Where, When and How?
At the start of a new 14-team PPR dynasty league last year, I selected Gio Bernard with the last pick in the third round (No. 42 overall). Some pointed and laughed, claiming I was reaching. Others said I watched too much Hard Knocks. Come to think of it, there was probably some validity in both of those claims. From a pure fantasy perspective, all I kept thinking about was future dividends. I was investing in an explosive running back with a dual-threat skill set who had plenty of years ahead of him. While we can expect Bernard’s market price to increase this year, I won’t contest my approach from a year ago. Bernard carries slightly more juice in dynasty leagues due to his age, but from a production standpoint, he’s a premium flex option and a reliable RB2 in PPR leagues. If you missed out on the Gio sweepstakes last season and you’re looking to barter, rest easy coming off a first-round pick. There isn’t much to love about the incoming rookie running back class, but the receiver pool is talented and deep. If you can send a first-rounder and some pieces in exchange for Bernard, it’s a trigger worth pulling.[ad id=”Ad2″]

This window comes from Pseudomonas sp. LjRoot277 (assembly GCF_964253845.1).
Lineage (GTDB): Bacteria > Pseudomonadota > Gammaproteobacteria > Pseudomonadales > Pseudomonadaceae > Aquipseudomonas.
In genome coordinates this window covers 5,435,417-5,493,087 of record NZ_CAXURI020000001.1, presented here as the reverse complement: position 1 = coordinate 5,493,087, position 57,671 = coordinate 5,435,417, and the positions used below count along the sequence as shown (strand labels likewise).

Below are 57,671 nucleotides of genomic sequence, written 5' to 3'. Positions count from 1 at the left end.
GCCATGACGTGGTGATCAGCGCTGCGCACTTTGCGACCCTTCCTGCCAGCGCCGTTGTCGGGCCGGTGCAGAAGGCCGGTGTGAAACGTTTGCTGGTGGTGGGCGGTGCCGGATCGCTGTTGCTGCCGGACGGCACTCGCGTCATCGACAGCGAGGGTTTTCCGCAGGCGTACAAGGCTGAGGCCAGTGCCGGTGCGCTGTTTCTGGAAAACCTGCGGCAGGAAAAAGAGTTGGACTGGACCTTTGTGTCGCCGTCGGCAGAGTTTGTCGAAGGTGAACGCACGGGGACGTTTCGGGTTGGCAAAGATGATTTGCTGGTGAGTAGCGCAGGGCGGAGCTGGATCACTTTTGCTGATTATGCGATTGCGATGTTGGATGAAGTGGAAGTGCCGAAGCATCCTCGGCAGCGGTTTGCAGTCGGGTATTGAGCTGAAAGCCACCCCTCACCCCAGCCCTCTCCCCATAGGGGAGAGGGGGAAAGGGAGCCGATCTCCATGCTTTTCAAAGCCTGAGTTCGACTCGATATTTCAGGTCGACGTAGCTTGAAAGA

Shae hails from Maryland, graduated from Towson University, serves as a Redskins correspondent at Bleacher Report, leads his own circus at Bet Big DC, yells at the television from the couch, is a devout food enthusiast, takes pride in fantasy sports bargain shopping, is a sucker for the arts and is brimming with useless pop culture knowledge. When he’s not drudging away behind his outdated laptop, Shae enjoys eating, traveling and rooting for teams that usually don’t win.